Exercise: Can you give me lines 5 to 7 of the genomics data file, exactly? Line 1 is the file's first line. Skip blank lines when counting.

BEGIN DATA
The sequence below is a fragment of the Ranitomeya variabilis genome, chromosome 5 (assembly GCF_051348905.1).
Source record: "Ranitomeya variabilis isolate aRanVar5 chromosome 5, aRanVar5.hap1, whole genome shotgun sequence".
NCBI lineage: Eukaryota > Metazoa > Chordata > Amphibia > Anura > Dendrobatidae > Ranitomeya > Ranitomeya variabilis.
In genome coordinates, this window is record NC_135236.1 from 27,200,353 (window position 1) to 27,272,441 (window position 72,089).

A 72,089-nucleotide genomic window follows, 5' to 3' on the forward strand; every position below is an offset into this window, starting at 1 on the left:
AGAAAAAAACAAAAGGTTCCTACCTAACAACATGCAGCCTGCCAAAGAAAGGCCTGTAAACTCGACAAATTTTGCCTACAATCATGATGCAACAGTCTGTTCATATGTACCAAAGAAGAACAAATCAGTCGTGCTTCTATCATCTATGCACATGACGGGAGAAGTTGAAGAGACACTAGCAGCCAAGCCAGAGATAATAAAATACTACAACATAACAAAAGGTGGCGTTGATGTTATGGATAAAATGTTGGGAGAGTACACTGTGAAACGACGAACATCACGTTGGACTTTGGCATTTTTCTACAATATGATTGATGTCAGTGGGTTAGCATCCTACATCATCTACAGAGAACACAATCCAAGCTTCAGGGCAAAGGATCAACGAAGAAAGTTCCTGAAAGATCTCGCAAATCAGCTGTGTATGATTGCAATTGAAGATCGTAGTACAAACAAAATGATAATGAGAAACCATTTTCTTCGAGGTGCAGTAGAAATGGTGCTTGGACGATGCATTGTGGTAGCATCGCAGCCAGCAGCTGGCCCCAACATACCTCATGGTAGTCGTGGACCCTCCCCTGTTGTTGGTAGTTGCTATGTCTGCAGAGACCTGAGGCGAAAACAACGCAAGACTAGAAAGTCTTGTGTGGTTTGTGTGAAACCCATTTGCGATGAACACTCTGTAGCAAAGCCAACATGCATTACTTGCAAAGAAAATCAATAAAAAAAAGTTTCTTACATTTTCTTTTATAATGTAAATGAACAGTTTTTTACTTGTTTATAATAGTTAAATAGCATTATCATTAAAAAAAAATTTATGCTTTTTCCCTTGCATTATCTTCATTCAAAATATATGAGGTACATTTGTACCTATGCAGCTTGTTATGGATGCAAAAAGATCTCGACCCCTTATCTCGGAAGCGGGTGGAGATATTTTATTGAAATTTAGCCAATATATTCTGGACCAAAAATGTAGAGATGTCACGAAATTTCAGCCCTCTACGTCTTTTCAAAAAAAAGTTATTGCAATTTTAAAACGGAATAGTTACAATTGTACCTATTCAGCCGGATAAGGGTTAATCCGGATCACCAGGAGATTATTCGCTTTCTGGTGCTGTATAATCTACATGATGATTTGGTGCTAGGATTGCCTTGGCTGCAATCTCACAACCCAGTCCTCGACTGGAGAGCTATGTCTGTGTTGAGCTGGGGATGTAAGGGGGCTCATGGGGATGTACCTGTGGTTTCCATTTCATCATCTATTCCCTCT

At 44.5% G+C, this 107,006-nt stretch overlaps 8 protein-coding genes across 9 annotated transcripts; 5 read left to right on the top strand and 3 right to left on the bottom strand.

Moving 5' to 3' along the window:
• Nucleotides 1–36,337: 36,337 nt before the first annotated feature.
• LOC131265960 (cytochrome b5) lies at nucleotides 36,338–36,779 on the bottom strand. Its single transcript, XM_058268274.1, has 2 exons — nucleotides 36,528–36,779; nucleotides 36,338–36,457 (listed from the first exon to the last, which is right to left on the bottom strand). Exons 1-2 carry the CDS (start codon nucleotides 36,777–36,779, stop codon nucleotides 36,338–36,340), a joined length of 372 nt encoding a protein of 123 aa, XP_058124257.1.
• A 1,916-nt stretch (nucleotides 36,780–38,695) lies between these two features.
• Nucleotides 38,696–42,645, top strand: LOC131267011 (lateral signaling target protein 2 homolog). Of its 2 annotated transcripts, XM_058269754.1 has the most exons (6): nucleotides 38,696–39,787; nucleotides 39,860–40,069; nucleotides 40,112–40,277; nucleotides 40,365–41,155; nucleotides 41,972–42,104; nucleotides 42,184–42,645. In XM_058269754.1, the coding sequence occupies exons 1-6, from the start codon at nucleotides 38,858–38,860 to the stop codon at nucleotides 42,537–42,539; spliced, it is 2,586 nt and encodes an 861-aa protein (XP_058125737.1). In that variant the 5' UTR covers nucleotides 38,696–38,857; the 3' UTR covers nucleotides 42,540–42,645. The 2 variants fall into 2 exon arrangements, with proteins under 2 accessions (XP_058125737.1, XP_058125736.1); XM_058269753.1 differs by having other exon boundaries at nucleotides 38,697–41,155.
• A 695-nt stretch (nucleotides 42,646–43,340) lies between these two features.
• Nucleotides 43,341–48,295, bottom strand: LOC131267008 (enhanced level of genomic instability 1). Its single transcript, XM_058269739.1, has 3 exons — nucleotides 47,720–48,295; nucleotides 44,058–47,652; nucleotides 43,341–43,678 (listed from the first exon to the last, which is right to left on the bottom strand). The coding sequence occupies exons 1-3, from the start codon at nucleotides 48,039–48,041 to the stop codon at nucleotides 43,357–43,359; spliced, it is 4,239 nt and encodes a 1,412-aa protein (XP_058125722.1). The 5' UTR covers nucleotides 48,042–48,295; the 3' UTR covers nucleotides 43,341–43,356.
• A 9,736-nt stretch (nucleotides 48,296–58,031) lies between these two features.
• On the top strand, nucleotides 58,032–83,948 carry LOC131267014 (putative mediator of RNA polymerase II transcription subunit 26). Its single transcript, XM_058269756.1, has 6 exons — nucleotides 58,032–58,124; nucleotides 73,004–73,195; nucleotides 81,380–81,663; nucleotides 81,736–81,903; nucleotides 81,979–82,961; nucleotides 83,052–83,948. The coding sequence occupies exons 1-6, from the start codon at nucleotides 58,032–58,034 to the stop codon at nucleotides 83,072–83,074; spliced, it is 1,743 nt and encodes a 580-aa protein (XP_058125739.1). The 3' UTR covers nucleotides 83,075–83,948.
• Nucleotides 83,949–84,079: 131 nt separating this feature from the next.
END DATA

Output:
A 72,089-nucleotide genomic window follows, 5' to 3' on the forward strand; every position below is an offset into this window, starting at 1 on the left:
AGAAAAAAACAAAAGGTTCCTACCTAACAACATGCAGCCTGCCAAAGAAAGGCCTGTAAACTCGACAAATTTTGCCTACAATCATGATGCAACAGTCTGTTCATATGTACCAAAGAAGAACAAATCAGTCGTGCTTCTATCATCTATGCACATGACGGGAGAAGTTGAAGAGACACTAGCAGCCAAGCCAGAGATAATAAAATACTACAACATAACAAAAGGTGGCGTTGATGTTATGGATAAAATGTTGGGAGAGTACACTGTGAAACGACGAACATCACGTTGGACTTTGGCATTTTTCTACAATATGATTGATGTCAGTGGGTTAGCATCCTACATCATCTACAGAGAACACAATCCAAGCTTCAGGGCAAAGGATCAACGAAGAAAGTTCCTGAAAGATCTCGCAAATCAGCTGTGTATGATTGCAATTGAAGATCGTAGTACAAACAAAATGATAATGAGAAACCATTTTCTTCGAGGTGCAGTAGAAATGGTGCTTGGACGATGCATTGTGGTAGCATCGCAGCCAGCAGCTGGCCCCAACATACCTCATGGTAGTCGTGGACCCTCCCCTGTTGTTGGTAGTTGCTATGTCTGCAGAGACCTGAGGCGAAAACAACGCAAGACTAGAAAGTCTTGTGTGGTTTGTGTGAAACCCATTTGCGATGAACACTCTGTAGCAAAGCCAACATGCATTACTTGCAAAGAAAATCAATAAAAAAAAGTTTCTTACATTTTCTTTTATAATGTAAATGAACAGTTTTTTACTTGTTTATAATAGTTAAATAGCATTATCATTAAAAAAAAATTTATGCTTTTTCCCTTGCATTATCTTCATTCAAAATATATGAGGTACATTTGTACCTATGCAGCTTGTTATGGATGCAAAAAGATCTCGACCCCTTATCTCGGAAGCGGGTGGAGATATTTTATTGAAATTTAGCCAATATATTCTGGACCAAAAATGTAGAGATGTCACGAAATTTCAGCCCTCTACGTCTTTTCAAAAAAAAGTTATTGCAATTTTAAAACGGAATAGTTACAATTGTACCTATTCAGCCGGATAAGGGTTAATCCGGATCACCAGGAGATTATTCGCTTTCTGGTGCTGTATAATCTACATGATGATTTGGTGCTAGGATTGCCTTGGCTGCAATCTCACAACCCAGTCCTCGACTGGAGAGCTATGTCTGTGTTGAGCTGGGGATGTAAGGGGGCTCATGGGGATGTACCTGTGGTTTCCATTTCATCATCTATTCCCTCT

At 44.5% G+C, this 107,006-nt stretch overlaps 8 protein-coding genes across 9 annotated transcripts; 5 read left to right on the top strand and 3 right to left on the bottom strand.